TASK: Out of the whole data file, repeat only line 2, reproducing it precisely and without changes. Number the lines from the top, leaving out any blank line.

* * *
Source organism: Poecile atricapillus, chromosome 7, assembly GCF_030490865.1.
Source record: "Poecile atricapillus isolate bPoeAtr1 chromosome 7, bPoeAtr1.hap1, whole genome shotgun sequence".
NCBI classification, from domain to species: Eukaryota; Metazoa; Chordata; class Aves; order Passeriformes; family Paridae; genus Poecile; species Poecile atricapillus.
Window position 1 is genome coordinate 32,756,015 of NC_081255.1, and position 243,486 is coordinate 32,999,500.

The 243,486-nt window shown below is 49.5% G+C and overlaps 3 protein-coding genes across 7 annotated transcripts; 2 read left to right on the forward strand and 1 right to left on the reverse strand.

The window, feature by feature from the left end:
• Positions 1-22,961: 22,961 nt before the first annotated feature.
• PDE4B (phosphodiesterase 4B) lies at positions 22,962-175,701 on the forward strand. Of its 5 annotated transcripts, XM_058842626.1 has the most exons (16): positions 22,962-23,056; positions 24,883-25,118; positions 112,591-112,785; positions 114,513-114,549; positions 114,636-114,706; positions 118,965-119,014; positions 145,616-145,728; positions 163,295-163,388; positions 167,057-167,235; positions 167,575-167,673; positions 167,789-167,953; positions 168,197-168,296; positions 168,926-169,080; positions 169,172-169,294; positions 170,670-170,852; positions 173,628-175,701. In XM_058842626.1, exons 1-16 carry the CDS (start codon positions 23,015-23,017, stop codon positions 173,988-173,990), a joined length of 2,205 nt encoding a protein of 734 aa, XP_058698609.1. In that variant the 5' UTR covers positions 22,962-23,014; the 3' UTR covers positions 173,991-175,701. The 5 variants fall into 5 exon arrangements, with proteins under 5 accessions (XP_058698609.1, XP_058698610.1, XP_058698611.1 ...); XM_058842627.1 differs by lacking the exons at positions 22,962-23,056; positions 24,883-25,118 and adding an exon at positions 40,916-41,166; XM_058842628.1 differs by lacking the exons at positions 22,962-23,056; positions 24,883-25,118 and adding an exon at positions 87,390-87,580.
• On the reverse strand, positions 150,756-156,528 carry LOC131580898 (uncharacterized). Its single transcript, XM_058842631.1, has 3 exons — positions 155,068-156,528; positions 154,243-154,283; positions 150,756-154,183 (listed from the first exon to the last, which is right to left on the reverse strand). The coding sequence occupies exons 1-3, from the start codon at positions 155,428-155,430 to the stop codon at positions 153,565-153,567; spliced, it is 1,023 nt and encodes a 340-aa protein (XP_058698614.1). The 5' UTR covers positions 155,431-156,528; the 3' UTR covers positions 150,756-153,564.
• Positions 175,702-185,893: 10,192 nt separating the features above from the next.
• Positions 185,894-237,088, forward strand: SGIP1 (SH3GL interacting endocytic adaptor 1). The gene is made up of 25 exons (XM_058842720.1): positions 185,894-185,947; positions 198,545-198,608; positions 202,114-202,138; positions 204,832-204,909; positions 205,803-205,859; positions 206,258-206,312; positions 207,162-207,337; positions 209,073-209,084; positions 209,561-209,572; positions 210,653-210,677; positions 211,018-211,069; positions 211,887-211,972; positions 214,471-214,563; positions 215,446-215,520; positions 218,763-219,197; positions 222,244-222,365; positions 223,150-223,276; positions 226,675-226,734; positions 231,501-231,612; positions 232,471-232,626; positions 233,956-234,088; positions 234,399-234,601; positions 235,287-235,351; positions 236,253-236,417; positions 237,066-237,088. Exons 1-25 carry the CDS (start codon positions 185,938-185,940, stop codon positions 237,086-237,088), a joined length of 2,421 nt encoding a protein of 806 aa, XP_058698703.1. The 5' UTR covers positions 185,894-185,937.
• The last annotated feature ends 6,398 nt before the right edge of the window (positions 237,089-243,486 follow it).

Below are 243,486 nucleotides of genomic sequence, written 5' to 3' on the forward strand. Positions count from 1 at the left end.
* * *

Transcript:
Source record: "Poecile atricapillus isolate bPoeAtr1 chromosome 7, bPoeAtr1.hap1, whole genome shotgun sequence".